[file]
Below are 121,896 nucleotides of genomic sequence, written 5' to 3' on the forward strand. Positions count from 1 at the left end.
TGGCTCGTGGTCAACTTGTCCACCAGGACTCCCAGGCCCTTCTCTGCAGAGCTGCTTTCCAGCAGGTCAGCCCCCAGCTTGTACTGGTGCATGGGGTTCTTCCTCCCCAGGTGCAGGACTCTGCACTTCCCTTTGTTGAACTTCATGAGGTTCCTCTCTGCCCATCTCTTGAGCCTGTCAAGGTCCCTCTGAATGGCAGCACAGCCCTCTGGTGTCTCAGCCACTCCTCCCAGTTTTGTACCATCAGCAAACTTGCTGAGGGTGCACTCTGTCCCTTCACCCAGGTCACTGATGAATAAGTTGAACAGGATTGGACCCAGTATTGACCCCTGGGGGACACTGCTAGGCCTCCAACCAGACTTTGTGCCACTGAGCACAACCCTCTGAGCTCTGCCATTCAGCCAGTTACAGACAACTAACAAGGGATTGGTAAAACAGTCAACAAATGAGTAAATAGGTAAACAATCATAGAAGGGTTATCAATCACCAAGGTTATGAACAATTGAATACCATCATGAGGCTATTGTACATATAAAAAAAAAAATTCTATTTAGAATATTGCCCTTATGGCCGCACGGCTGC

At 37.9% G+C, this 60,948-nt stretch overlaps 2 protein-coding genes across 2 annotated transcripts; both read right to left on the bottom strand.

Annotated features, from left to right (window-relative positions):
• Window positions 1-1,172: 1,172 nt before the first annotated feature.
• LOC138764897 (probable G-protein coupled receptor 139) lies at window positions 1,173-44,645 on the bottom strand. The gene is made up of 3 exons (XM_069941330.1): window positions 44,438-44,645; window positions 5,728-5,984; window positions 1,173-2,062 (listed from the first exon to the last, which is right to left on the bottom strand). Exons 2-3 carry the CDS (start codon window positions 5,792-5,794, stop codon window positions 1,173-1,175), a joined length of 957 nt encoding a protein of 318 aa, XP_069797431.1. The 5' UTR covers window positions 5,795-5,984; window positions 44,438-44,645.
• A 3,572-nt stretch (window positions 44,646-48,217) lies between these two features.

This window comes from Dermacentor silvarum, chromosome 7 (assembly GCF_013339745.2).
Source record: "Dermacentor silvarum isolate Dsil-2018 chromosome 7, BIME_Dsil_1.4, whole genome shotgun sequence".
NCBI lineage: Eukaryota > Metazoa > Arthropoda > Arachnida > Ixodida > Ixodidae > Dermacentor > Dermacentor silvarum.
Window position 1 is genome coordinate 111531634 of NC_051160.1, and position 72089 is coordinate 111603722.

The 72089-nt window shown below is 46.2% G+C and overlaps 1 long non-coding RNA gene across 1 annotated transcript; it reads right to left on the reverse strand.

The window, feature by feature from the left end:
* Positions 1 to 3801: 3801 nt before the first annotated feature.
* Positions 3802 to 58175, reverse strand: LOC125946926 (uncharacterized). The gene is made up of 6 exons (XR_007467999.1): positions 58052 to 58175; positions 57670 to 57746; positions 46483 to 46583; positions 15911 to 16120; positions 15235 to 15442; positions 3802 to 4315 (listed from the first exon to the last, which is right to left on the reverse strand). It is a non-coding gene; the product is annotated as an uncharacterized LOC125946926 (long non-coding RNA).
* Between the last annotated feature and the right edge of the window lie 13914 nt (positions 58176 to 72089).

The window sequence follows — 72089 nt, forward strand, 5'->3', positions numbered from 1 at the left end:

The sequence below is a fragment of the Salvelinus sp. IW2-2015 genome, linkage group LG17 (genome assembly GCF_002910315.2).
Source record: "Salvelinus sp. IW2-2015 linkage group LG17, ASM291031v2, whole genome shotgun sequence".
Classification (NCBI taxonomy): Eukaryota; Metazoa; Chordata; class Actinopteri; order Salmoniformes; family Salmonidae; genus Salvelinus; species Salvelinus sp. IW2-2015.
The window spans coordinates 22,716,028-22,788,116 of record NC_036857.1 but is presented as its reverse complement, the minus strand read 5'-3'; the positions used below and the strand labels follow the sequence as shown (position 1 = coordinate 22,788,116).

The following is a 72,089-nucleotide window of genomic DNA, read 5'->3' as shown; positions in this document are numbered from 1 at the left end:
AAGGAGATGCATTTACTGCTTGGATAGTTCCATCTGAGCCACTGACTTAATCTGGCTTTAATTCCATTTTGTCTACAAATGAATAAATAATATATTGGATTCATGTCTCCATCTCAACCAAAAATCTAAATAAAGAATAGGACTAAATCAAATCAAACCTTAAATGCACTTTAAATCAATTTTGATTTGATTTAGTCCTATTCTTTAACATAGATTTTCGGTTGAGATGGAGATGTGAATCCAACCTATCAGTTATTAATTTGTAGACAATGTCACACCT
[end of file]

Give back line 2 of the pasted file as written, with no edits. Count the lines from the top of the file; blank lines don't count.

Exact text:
TGGCTCGTGGTCAACTTGTCCACCAGGACTCCCAGGCCCTTCTCTGCAGAGCTGCTTTCCAGCAGGTCAGCCCCCAGCTTGTACTGGTGCATGGGGTTCTTCCTCCCCAGGTGCAGGACTCTGCACTTCCCTTTGTTGAACTTCATGAGGTTCCTCTCTGCCCATCTCTTGAGCCTGTCAAGGTCCCTCTGAATGGCAGCACAGCCCTCTGGTGTCTCAGCCACTCCTCCCAGTTTTGTACCATCAGCAAACTTGCTGAGGGTGCACTCTGTCCCTTCACCCAGGTCACTGATGAATAAGTTGAACAGGATTGGACCCAGTATTGACCCCTGGGGGACACTGCTAGGCCTCCAACCAGACTTTGTGCCACTGAGCACAACCCTCTGAGCTCTGCCATTCAGCCAGTTACAGACAACTAACAAGGGATTGGTAAAACAGTCAACAAATGAGTAAATAGGTAAACAATCATAGAAGGGTTATCAATCACCAAGGTTATGAACAATTGAATACCATCATGAGGCTATTGTACATATAAAAAAAAAAATTCTATTTAGAATATTGCCCTTATGGCCGCACGGCTGC